Chiat\Day adman Steve Hayden recalled: "We ran a 30- second version of '1984' in the top 10 U.S. markets, plus, in an admittedly childish move, in an 11th market—Boca Raton, Florida, headquarters for IBM's PC division." Mac team member Andy Hertzfeld ended his remembrance of the ad by saying:

"A week after the Macintosh launch, Apple held its January board meeting. The Macintosh executive staff was invited to attend, not knowing what to expect. When the Mac people entered the room, everyone on the board rose and gave them a standing ovation, acknowledging that they were wrong about the commercial and congratulating the team for pulling off a fantastic launch.

Chiat\Day wanted the commercial to qualify for upcoming advertising awards, so they ran it once at 1 AM at a small television station in Twin Falls, Idaho, KMVT, on December 15, 1983 [incorrect; see below for an update on this -ed]. And sure enough it won just about every possible award, including best commercial of the decade. Twenty years later it's considered one of the most memorable television commercials ever made."

THE AWFUL 1985 FOLLOW-UP

A year later, Apple again employed Chiat\Day to make a blockbuster ad for their Macintosh Office product line, which was basically a file server, networking gear, and a laser printer. Directed by Ridley Scott's brother Tony, the new ad was called "Lemmings," and featured blindfolded businesspeople whistling an out-of-tune version of Snow White's "Heigh-Ho" as they followed each other off a cliff (referencing the myth of lemming suicide).

Jobs and Sculley didn't like the ad, but Chiat\Day convinced them to run it, pointing out that the board hadn't liked the last ad either. But unlike the rousing, empowering message of the "1984" ad, "Lemmings" directly insulted business customers who had already bought IBM computers. It was also weirdly boring—when it was aired at the Super Bowl (with Jobs and Sculley in attendance), nobody really reacted. The ad was a flop, and Apple even proposed running a printed apology in The Wall Street Journal. Jay Chiat shot back, saying that if Apple apologized, Chiat would buy an ad on the next page, apologizing for the apology. It was a mess:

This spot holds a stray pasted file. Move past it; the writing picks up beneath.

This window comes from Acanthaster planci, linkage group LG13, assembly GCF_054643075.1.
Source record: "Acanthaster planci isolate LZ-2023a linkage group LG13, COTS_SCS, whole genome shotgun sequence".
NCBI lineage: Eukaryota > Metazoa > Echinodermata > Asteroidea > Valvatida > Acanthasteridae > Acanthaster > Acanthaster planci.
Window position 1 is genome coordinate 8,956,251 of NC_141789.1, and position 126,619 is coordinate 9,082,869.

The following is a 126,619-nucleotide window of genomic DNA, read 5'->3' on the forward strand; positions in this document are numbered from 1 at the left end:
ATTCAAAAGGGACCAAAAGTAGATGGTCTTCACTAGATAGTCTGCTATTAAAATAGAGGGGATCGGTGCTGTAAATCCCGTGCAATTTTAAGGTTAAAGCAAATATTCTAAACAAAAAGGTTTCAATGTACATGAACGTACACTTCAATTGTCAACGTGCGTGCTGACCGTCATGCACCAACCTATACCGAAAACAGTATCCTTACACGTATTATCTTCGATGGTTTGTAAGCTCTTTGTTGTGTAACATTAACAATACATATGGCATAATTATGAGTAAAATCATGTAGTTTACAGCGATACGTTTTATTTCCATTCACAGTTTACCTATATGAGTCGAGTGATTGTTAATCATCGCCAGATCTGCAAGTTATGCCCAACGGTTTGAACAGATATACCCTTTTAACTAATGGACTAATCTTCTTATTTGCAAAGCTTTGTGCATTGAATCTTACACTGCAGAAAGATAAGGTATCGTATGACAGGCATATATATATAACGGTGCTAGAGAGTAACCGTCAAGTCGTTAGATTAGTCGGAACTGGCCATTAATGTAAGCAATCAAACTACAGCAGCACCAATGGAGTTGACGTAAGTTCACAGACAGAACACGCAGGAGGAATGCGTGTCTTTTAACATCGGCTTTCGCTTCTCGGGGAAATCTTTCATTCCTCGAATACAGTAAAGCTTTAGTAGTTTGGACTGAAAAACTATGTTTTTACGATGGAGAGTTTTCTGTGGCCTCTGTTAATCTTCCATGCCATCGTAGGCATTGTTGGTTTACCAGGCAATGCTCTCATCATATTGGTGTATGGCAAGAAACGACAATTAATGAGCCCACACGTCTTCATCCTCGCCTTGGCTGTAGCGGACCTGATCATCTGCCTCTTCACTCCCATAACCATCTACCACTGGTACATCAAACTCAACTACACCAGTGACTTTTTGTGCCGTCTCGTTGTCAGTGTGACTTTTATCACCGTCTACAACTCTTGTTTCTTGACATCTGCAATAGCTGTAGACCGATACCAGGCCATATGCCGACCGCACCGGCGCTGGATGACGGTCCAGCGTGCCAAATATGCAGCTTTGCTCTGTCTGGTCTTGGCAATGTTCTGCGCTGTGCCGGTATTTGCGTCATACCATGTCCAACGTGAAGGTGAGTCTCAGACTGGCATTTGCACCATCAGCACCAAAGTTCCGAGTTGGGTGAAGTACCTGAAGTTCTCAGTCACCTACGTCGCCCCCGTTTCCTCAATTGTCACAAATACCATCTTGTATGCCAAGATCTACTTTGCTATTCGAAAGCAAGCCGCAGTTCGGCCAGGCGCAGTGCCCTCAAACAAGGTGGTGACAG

20-YEAR ANNIVERSARY

In 2004, the ad was updated for the launch of the iPod. The only change was that the woman with the hammer was now listening to an iPod, which remained clipped to her belt as she ran. You can watch that version too:

FURTHER READING

Chiat\Day adman Lee Clow gave an interview about the ad, covering some of this material.

Check out Mac team member Andy Hertzfeld's excellent first-person account of the ad. A similar account (but with more from Jobs's point of view) can found in the Steve Jobs biography, and an even more in-depth account is in The Mac Bathroom Reader. The Mac Bathroom Reader is out of print; you can read an excerpt online, including QuickTime movies of the two versions of the ad, plus a behind-the-scenes video. Finally, you might enjoy this 2004 USA Today article about the ad, pointing out that ads for other computers (including Atari, Radio Shack, and IBM's new PCjr) also ran during that Super Bowl.

* = A Note on the Airing in 1983

Update: Thanks to Tom Frank for writing in to correct my earlier mis-statement about the first air date of this commercial. As you can see in his comment below, Hertzfeld's comments above (and the dates cited in other accounts I've seen) are incorrect. Stay tuned for an upcoming interview with Frank, in which we discuss what it was like running both "1984" and "Lemmings" before they were on the Super Bowl!

Update 2: You can read the story behind this post in Chris's book The Blogger Abides.

This post originally appeared in 2012.